• 18 June, 2024
News

Did 2022 Make NFTs Better and Ready for the Next Year?

From hacks and rug pulls to the collapse of tokens, cryptocurrency exchanges, and hedge funds, billions of dollars were wiped out of the ecosystem in 2022, prompting regulatory and criminal investigations.

Non-fungible tokens (NFTs), like every other sector of cryptocurrency, have felt the effects of 2022’s crypto winter, with sales plummeting and the value of blue-chip NFTs being axed. NFT sales were approximately $534 million last month, compared to $2.77 billion in NFT sales in December 2021.

NFT sales remained relatively strong in the first half of 2022, with users spending $2.7 billion on minting NFTs during that time period. Despite a strong start to the year, there have been some major negative trends in the NFT space. When compared to the previous year, NFT sales were down by more than 90% in nearly every metric in October 2022, including volume and price.

Floor prices for BAYC fell below $100,000 earlier this year, only to recover, with the cheapest Bored Ape recently selling for 73 Ether on OpenSea.

Trading volume on OpenSea, one of the most active NFT markets, fell from $3 billion in September 2021 to $350 million in September 2022.

There were both bright spots and significant roadblocks in the market’s turmoil. We saw increased use of NFT artwork to build brands and projects, as well as IP consolidation in a decentralised world and disagreements over the nature of NFT creator royalties ever since Magic Eden moved to Optional Royalty Model .

More Brands in the Game

Twitter announced in January 2022 that users would be able to use NFTs as profile pictures via Twitter Blue. Meta swiftly followed Twitter’s lead and added a feature similar to Twitter’s for Instagram and Facebook.

Meta also announced that the platform would launch an “end-to-end toolkit,” for creators to make “digital collectibles” and sell them both on and off Instagram.

BAYC’s decentralised IP concept really took off in 2022 with high-profile projects such as Snoop Dogg and Eminem’s music video and MTV VMAs performance, the launch of Bored Ape-themed restaurants and drink brands, and much more.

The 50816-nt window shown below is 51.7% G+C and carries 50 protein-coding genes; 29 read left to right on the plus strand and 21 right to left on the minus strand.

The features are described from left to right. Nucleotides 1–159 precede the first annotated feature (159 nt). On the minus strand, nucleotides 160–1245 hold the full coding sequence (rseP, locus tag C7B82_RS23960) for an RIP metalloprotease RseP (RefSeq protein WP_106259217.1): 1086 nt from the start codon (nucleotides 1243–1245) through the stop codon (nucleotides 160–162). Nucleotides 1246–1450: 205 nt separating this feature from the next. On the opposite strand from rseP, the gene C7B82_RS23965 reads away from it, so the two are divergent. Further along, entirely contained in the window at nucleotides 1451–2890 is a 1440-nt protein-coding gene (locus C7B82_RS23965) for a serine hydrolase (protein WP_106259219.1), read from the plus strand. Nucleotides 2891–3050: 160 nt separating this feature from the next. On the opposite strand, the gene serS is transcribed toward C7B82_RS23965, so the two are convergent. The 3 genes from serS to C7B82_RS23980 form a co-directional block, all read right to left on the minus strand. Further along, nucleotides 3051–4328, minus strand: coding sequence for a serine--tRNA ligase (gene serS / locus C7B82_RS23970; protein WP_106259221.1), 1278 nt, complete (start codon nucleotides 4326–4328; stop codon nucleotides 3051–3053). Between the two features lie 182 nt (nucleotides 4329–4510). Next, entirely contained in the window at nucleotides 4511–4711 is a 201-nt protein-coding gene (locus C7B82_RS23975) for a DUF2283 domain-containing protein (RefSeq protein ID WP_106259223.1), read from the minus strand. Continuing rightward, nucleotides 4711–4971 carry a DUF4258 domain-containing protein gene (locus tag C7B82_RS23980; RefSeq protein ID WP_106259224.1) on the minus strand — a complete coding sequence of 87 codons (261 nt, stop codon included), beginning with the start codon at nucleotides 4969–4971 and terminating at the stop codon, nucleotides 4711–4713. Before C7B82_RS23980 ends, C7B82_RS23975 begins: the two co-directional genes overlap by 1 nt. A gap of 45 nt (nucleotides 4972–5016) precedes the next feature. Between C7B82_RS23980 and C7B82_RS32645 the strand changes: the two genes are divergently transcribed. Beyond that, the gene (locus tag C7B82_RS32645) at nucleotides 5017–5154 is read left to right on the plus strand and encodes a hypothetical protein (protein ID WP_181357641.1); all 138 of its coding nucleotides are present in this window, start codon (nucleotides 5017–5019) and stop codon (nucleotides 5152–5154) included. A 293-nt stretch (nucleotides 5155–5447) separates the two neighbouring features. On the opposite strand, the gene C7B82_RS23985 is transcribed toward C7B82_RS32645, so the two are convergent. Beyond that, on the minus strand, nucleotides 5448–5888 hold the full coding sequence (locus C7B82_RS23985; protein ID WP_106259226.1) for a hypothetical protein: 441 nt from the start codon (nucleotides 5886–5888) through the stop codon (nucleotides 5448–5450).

Celebrities continue to be involved in the NFT space, with Snoop Dogg recently collaborating with Mobland, a mafia-themed metaverse, to create digital weed farm NFTs. The weed farms were developed as a part of NFT 3.0, the third generation of NFTs.

Despite the crypto winter, not just, Celebrities but also major brands such as Nike, Adidas, Gucci, Starbucks, Instagram, Budwiser, and Tiffany, among others, have continued to show interest in the sector.

What the Future Holds

2023 will see brands looking for more practical and immersive ways to use NFTs, like Starbucks’ Odessy. Likewise, many designers, including Rebecca Minkoff and Karl Lagerfeld, are using NFTs as tokens to gain access to pre-release sales or in-person events. Sneaker companies like New Balance and Nike use them to track and authenticate physical products.

According to a Cointelegraph report, the NFT market could be worth $231 billion by 2030. This is due to the industry’s continued adoption in the video game, music, art, and digital collectibles sectors.

Experts predict that the utility of NFTs will become more nuanced, personalised, and commercial in 2023 and that the rapid evolution in the true utility of NFTs will force the crypto community to look back critically on the projects of 2021 and 2022.

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